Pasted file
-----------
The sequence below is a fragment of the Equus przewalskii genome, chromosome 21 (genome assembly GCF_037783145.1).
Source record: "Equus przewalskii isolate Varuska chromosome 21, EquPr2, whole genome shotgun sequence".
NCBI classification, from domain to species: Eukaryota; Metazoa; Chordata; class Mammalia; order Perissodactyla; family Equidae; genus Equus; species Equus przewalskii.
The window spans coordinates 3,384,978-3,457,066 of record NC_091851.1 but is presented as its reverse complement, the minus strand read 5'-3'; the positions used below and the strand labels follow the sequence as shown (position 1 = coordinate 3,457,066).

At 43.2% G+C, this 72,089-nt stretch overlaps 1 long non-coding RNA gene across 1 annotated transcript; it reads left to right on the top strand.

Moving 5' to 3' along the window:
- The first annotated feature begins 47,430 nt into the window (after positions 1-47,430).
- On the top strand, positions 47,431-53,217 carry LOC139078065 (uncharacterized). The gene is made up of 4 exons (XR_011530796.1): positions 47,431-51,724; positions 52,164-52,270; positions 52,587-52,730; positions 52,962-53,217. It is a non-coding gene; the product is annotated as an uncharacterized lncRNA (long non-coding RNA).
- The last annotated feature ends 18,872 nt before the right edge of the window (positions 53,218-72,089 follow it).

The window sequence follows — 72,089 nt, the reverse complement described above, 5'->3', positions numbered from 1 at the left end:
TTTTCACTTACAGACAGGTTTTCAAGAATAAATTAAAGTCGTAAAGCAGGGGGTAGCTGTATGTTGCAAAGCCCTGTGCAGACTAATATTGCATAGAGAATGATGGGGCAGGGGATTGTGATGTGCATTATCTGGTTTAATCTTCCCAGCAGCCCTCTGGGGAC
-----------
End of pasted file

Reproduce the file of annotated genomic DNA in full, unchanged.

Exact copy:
The sequence below is a fragment of the Equus przewalskii genome, chromosome 21 (genome assembly GCF_037783145.1).
Source record: "Equus przewalskii isolate Varuska chromosome 21, EquPr2, whole genome shotgun sequence".
NCBI classification, from domain to species: Eukaryota; Metazoa; Chordata; class Mammalia; order Perissodactyla; family Equidae; genus Equus; species Equus przewalskii.
The window spans coordinates 3,384,978-3,457,066 of record NC_091851.1 but is presented as its reverse complement, the minus strand read 5'-3'; the positions used below and the strand labels follow the sequence as shown (position 1 = coordinate 3,457,066).

At 43.2% G+C, this 72,089-nt stretch overlaps 1 long non-coding RNA gene across 1 annotated transcript; it reads left to right on the top strand.

Moving 5' to 3' along the window:
- The first annotated feature begins 47,430 nt into the window (after positions 1-47,430).
- On the top strand, positions 47,431-53,217 carry LOC139078065 (uncharacterized). The gene is made up of 4 exons (XR_011530796.1): positions 47,431-51,724; positions 52,164-52,270; positions 52,587-52,730; positions 52,962-53,217. It is a non-coding gene; the product is annotated as an uncharacterized lncRNA (long non-coding RNA).
- The last annotated feature ends 18,872 nt before the right edge of the window (positions 53,218-72,089 follow it).

The window sequence follows — 72,089 nt, the reverse complement described above, 5'->3', positions numbered from 1 at the left end:
TTTTCACTTACAGACAGGTTTTCAAGAATAAATTAAAGTCGTAAAGCAGGGGGTAGCTGTATGTTGCAAAGCCCTGTGCAGACTAATATTGCATAGAGAATGATGGGGCAGGGGATTGTGATGTGCATTATCTGGTTTAATCTTCCCAGCAGCCCTCTGGGGAC